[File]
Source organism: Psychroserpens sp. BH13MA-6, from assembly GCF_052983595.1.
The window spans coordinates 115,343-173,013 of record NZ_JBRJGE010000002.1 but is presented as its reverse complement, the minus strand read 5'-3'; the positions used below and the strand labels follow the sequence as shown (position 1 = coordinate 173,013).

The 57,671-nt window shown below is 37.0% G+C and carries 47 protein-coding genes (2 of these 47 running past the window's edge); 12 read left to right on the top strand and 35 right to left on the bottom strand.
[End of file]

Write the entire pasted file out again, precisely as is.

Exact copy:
Source organism: Psychroserpens sp. BH13MA-6, from assembly GCF_052983595.1.
The window spans coordinates 115,343-173,013 of record NZ_JBRJGE010000002.1 but is presented as its reverse complement, the minus strand read 5'-3'; the positions used below and the strand labels follow the sequence as shown (position 1 = coordinate 173,013).

The 57,671-nt window shown below is 37.0% G+C and carries 47 protein-coding genes (2 of these 47 running past the window's edge); 12 read left to right on the top strand and 35 right to left on the bottom strand.